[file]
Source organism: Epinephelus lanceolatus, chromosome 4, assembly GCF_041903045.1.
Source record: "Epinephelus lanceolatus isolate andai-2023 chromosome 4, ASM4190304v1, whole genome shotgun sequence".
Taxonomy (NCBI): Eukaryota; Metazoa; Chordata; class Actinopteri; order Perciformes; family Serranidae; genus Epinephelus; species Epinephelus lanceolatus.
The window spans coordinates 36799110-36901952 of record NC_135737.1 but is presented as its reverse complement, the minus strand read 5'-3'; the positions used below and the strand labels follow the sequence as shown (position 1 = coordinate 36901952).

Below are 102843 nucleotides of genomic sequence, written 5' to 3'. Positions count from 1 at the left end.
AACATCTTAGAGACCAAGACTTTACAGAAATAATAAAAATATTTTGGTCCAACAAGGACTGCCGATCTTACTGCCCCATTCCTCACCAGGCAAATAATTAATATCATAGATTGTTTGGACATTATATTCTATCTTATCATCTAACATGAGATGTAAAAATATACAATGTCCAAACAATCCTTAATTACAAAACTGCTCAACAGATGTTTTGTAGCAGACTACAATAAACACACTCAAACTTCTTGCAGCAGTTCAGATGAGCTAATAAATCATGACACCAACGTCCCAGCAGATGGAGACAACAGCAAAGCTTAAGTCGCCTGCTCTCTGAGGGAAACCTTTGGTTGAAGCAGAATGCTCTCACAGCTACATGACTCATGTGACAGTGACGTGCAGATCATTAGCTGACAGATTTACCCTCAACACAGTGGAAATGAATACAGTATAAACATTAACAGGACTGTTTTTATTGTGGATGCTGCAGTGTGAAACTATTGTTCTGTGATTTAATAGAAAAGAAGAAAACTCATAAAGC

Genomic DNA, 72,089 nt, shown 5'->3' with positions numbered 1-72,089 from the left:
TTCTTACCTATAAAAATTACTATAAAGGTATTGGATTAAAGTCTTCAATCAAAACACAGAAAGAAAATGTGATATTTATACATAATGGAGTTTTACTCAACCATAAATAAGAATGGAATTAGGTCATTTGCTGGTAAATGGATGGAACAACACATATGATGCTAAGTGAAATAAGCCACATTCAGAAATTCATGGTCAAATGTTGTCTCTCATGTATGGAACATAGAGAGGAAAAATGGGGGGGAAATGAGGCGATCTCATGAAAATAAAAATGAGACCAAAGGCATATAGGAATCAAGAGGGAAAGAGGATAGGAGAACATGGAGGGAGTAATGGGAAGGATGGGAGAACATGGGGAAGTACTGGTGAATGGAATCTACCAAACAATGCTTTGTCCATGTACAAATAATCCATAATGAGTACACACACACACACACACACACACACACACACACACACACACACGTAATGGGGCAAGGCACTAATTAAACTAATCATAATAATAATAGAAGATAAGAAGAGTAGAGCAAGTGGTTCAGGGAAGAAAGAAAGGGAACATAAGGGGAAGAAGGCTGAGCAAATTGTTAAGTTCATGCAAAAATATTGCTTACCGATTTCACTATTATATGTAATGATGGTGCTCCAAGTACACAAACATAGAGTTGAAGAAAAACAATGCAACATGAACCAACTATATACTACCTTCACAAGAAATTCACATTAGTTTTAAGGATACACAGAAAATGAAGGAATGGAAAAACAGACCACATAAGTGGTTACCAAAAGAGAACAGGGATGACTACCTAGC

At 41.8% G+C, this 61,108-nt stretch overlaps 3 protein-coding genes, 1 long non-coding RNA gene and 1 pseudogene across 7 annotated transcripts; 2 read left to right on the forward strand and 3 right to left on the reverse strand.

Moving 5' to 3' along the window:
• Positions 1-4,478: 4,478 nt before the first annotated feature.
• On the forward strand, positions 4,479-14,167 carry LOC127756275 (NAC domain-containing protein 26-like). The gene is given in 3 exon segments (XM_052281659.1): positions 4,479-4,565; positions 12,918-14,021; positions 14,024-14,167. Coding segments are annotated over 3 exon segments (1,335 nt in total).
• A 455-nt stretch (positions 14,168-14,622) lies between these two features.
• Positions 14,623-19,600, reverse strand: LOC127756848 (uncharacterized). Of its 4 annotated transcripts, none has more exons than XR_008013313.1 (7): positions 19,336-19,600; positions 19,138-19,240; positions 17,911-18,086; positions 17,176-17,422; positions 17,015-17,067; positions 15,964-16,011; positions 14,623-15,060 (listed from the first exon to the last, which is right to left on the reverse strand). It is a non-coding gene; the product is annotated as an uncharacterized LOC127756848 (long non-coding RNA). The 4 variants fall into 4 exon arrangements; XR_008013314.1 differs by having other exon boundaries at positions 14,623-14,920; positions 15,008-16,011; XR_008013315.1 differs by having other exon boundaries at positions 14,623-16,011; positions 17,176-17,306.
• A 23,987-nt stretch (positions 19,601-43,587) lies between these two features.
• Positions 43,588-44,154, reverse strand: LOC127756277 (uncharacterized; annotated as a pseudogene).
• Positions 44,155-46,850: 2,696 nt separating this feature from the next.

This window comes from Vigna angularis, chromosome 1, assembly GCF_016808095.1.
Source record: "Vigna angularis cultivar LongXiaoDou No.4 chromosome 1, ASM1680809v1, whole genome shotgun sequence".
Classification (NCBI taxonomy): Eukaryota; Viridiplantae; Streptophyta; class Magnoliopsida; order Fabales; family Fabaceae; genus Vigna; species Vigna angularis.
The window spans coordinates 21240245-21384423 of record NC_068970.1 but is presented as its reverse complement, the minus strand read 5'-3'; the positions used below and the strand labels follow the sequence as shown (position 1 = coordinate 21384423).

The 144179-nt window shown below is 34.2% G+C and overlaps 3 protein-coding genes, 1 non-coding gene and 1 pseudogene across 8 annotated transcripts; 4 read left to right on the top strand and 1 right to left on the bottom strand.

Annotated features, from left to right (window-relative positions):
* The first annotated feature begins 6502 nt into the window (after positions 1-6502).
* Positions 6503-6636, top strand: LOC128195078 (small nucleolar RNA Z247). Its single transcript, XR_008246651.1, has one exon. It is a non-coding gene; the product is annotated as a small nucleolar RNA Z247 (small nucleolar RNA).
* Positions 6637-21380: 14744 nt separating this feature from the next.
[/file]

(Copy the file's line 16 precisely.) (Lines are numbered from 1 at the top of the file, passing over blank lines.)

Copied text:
• Positions 43,588-44,154, reverse strand: LOC127756277 (uncharacterized; annotated as a pseudogene).